"The maverick spirit of the song sells particularly well to all Americans, even Obama supporters," added Rich. "If I can make them understand about where John McCain has come from and the journey he's been on, there's no way they cannot respect him for that.

"The more you get to know John McCain, the more you respect the fact that he's both a patriot and an independent thinker, a rebel when it means staying true to what he believes in. Hopefully my song will help those people out there who are starting to pay attention to him to realise what kind of guy he is."

Although Mr McCain has previously admitted to never having used email or the internet, Rich is also releasing Raisin' McCain as a free download from his website. The nature of the music track, which he describes as a "fight song" and features a mixture of guitars and traditional country violins, may also highlight the widening gulf between the Republican and Democratic candidates.

While Mr Obama's appeal to young metropolitan voters is reflected in the endless stream of celebrities, film stars and urban musicians who have "hymned" his campaign through the medium of rap, hip-hop and pop music, Mr McCain's musical support underlines the fact that his campaign is now focusing squarely on America's traditional heartland voters.

Yesterday, the Arizona senator spoke at the Buffalo Chip Sturgis Rally in South Dakota. The event, which describes itself as a "tribute to US servicemen", features topless dancers, a "Miss Buffalo Chip" event and a "Ringin' Wet and Wild" female mud-wrestling contest. Mr McCain was joined there by the singer Kid Rock and thousands of motorcyclists.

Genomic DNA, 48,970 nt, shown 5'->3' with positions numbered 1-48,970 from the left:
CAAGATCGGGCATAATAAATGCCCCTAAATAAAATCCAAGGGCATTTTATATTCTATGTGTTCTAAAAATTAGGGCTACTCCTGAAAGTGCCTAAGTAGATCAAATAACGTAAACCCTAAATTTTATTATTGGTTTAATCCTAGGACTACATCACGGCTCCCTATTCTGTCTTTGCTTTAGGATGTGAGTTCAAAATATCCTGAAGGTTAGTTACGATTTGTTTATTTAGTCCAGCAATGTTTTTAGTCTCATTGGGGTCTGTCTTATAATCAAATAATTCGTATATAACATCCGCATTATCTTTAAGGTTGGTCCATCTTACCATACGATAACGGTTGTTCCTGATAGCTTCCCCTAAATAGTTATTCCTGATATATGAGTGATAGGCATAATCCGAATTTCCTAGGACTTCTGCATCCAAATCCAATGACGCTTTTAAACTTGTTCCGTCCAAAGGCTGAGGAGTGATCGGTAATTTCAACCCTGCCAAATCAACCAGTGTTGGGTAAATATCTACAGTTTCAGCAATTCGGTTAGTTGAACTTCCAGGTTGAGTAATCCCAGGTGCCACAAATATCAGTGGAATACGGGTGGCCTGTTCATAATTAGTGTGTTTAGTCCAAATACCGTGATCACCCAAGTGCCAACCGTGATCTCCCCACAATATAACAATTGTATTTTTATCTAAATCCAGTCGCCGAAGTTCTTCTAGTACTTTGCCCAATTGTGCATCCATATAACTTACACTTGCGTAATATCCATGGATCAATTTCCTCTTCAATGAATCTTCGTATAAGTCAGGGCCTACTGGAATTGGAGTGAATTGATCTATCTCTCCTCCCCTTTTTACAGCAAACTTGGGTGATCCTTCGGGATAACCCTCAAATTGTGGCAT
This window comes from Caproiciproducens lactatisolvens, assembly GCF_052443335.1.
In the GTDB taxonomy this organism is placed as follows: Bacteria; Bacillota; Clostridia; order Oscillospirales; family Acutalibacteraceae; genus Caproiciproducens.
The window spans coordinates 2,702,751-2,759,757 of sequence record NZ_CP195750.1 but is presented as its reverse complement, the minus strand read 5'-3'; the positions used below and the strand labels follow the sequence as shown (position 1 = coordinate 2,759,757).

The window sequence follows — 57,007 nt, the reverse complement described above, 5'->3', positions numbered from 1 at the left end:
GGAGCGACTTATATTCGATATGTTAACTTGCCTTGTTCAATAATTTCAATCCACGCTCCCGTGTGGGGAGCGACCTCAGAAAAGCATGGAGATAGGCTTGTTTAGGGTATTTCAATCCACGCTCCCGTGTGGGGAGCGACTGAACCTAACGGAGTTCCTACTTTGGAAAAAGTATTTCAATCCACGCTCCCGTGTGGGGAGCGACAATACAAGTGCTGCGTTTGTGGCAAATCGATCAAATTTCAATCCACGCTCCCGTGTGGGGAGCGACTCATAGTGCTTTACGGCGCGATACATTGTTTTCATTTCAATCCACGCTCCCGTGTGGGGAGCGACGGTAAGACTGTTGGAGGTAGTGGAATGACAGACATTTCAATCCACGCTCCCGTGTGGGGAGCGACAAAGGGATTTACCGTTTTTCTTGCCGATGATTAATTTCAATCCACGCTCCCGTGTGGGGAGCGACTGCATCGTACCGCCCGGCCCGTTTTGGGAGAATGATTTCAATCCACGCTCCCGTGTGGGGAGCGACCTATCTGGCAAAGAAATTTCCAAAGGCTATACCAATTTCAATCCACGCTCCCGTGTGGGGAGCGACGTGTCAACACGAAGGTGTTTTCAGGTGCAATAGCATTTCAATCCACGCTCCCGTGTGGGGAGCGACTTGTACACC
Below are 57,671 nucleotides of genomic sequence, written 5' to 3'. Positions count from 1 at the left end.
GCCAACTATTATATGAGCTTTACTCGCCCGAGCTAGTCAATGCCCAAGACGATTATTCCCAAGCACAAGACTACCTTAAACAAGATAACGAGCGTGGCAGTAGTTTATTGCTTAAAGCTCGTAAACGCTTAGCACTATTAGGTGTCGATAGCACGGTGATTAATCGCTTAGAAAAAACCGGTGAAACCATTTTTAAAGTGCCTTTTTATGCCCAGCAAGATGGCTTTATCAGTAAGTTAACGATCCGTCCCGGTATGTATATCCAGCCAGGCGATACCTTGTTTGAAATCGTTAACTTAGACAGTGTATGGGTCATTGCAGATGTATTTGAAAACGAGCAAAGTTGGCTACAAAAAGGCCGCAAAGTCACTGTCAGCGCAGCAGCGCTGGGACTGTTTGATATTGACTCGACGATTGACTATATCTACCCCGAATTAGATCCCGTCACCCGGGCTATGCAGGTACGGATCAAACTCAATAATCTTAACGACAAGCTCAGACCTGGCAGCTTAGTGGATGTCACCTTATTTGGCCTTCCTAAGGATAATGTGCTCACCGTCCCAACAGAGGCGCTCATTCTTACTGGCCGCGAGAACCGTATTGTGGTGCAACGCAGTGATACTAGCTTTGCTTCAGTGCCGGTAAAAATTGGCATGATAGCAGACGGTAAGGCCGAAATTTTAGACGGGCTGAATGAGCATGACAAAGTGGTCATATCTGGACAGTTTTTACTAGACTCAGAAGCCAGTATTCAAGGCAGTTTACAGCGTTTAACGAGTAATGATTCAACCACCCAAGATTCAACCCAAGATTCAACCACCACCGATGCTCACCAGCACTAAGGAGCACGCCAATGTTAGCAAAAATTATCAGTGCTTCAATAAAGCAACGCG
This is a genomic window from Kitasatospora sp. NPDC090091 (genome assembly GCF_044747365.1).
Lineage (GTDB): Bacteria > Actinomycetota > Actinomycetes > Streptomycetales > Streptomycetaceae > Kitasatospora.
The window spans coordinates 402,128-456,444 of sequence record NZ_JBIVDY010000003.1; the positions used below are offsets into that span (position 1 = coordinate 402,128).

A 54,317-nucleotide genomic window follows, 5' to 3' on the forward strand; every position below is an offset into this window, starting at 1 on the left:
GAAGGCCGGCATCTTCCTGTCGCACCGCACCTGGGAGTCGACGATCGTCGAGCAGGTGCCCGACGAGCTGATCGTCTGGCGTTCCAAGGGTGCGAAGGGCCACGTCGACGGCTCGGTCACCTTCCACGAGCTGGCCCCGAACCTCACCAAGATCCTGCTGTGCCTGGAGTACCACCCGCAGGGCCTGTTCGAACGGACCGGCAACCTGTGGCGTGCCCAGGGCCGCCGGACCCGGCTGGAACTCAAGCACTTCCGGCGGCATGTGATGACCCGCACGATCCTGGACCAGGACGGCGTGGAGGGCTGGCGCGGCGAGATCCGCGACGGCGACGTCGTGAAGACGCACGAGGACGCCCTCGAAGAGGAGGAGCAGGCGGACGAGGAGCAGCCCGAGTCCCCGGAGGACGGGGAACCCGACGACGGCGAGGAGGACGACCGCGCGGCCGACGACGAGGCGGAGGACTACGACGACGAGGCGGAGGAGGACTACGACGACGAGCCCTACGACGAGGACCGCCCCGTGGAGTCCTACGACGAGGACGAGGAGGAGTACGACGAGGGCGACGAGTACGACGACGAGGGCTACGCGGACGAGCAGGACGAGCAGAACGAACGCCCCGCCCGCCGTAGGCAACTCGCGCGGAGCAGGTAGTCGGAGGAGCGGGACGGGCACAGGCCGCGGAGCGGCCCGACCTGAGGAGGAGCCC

Head to head: the lyrics

*Raisin' McCain, by John Rich

Well we're all just raisin' McCain
Everywhere across the USA
You can get on the train or get out of the way
We're all just raisin' McCain

And we're all just raisin' McCain
Everywhere across the USA
You can get on the train or get out of the way
We're all just raisin' McCain

Well he got shot down in a Vietnam town
Fighting for the red, white and blue
And they locked him up in the Hanoi Hilton
Thinking they could break him in two

He stayed strong, stayed extra long
'Til they let all the other boys out
Now we've got a real man with an American plan
We're going to put him in the big White House

Well we're all just raisin' McCain
Everywhere across the USA
You can get on the train or get out of the way
We're all just raisin' McCain

*Black President, by Nas

What's the black pres' thinkin on election night?
Is it, "How can I protect my life? Protect my wife? Protect my rights?"
Every other president was nuttin' less than white
'cept Thomas Jefferson and mixed Indian blood and Calvin Coolidge
KKK is like, "What the fuck?!", loadin they guns up
Loadin up mines too, ready to ride
'Cause I'm ridin with my crew – he dies, we die too
Yeah, but on the positive side
I think Obama provides hope, and challenges minds
of all races and colors to erase the hate
and try to LOVE one another; so many political snakes
We in need of a break, I'm thinkin I can TRUST this brotha
...but will he keep it way real?
Every innocent nigga in jail, gets out on appeal
When he wins, will he really care still?
I feel...